The Kentucky Supreme Court says it is again examining the legality of historical horse racing machines.

The move follows an appeal from the Kentucky Family Foundation. The organization seeks to overturn a lower court decision on the slot machine-like terminals. An opinion is expected to be fast tracked. But, exactly when a ruling would come is uncertain.

Derby City
Historical racing machine revenues from Churchill’s Derby City venue helped boost the 2019 Kentucky Derby purse from $2 to $3 million. (Image: Louisville Business First)

A Kentucky Family Foundation statement says:

“We are convinced that these gambling devices are nothing more than a new generation of slot-like machines, and we believe the members of the Supreme Court will agree.”

Casino gambling remains illegal in Kentucky.

The fast-tracked appeal allows the case to bypass the Kentucky Court of Appeals. It now heads immediately to the state’s Supreme Court. The issue came before the high court previously. However, in 2014 it was remanded back to the circuit court where it was ruled to be legal.

How the Slot-like Devices Work

Replays of old — so-called historical races — are used to generate outcomes on the machines. Players are unable to pre-determine the dates of the races or the names of the jockeys and horses. Thus, playing requires no handicapping. A sophisticated mathematical algorithm determines payouts based on how much money is in a pool before a winner is established. The Circuit Court ruling says because a pari-mutuel formula decides winners, it’s legal under the state’s current pari-mutuel regulations. Those regulations govern horse racing in the state.

Historical racing licensees seed the pari-mutuel pools to guarantee minimum payoffs.

The machines are playing a major role in revitalizing racing in the state. They were first installed at Kentucky Downs, in rural Franklin in 2011. Franklin is less than an hour’s drive from populous Nashville. Kentucky Downs conducts live racing only five days a year, but operates its historical racing machines year-round.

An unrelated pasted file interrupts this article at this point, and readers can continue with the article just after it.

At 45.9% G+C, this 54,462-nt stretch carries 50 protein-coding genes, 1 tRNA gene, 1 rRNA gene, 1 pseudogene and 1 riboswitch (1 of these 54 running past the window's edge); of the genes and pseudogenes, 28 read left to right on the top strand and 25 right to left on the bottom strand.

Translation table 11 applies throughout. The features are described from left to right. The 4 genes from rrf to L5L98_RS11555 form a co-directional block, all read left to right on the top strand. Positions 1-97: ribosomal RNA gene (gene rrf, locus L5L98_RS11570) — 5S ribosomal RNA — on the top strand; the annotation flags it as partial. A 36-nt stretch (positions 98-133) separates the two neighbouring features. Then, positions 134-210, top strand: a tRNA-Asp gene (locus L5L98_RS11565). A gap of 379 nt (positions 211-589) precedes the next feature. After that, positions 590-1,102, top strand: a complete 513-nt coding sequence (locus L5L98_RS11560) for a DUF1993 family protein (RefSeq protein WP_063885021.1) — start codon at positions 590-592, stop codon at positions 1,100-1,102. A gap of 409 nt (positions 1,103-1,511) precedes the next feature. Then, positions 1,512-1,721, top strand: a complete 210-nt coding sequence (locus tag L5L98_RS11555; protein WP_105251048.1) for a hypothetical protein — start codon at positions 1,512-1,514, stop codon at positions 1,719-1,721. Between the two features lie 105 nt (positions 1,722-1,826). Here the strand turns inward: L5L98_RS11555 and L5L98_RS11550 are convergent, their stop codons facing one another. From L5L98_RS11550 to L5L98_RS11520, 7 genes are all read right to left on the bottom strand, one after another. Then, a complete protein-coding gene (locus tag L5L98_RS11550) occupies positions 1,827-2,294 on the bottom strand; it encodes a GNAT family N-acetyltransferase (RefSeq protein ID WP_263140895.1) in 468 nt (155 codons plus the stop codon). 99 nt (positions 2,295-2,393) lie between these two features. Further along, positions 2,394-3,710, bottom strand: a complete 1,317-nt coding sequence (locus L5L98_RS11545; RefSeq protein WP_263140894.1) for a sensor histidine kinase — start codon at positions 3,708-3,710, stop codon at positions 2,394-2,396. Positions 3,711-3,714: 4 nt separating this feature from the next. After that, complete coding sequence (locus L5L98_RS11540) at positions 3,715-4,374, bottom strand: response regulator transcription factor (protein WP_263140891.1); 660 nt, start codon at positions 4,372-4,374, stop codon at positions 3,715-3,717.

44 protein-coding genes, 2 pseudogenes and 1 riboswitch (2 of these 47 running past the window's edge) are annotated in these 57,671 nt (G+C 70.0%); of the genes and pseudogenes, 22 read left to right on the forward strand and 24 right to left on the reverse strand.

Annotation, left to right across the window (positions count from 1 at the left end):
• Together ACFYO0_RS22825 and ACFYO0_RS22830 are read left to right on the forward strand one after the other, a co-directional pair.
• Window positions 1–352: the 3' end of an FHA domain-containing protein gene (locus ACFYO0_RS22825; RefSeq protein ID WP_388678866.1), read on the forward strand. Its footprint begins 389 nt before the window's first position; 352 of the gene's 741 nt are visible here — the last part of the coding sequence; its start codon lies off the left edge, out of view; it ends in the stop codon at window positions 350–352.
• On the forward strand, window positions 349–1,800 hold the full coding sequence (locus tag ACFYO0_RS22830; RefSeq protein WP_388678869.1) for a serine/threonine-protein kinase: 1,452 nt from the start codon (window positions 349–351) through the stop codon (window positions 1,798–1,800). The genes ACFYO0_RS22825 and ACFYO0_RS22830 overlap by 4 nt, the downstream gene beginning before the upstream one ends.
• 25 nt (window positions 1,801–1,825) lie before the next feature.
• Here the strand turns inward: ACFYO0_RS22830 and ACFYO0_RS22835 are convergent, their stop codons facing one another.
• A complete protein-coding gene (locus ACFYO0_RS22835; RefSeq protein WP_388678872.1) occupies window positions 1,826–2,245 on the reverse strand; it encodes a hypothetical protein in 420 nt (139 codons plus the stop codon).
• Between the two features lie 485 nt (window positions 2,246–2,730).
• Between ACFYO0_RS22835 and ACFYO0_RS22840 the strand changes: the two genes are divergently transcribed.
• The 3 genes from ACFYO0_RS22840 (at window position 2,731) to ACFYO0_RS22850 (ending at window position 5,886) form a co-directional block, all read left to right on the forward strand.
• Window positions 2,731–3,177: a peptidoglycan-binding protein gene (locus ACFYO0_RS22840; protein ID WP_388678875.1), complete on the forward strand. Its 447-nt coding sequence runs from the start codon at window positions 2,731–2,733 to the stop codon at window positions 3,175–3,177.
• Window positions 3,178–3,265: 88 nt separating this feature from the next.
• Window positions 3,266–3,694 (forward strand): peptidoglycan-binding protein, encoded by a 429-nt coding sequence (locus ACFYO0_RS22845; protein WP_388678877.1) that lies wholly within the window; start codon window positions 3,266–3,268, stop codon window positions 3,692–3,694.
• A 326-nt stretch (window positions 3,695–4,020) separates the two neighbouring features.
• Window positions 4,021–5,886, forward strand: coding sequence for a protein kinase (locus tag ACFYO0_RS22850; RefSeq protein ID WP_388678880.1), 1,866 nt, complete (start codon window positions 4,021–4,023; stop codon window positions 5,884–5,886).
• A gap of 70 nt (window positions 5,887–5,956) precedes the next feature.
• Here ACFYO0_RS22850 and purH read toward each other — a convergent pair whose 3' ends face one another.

Revenue Bolstering Races

Churchill Downs in Louisville invested $65 million in Derby City Gaming, a historical racing machine facility opening last year at the old site of Louisville Downs, a defunct harness track. Churchill Downs officials say machine revenues were a major part of the decision to boost horse racing purses at the track, including for the winner of this year’s Kentucky Derby.

The extra funds are also contributing to increasing sales prices for Kentucky Downs, Turfway Park and Ellis Park. They are the other state Thoroughbred tacks that have all changed hands recently.

Historical machines were under consideration in Illinois, but that state’s recent passage of a massive gambling expansion law will allow full-fledged casino gambling at the state’s race track in addition to sports betting.

Colonial Downs in Virginia is re-opening for racing this summer because the state is legalizing them in that state. The track has already begun operation of off-track betting facilities in the state that feature the terminals, including at Colonial Downs.

In Arkansas, historical racing and other electronic gaming revenue continue to fortify horse racing at historic Oaklawn Park. That state also is soon expanding casino gambling with construction a major hotel at Oaklawn to go along with traditional live casino gambling, including sports betting.

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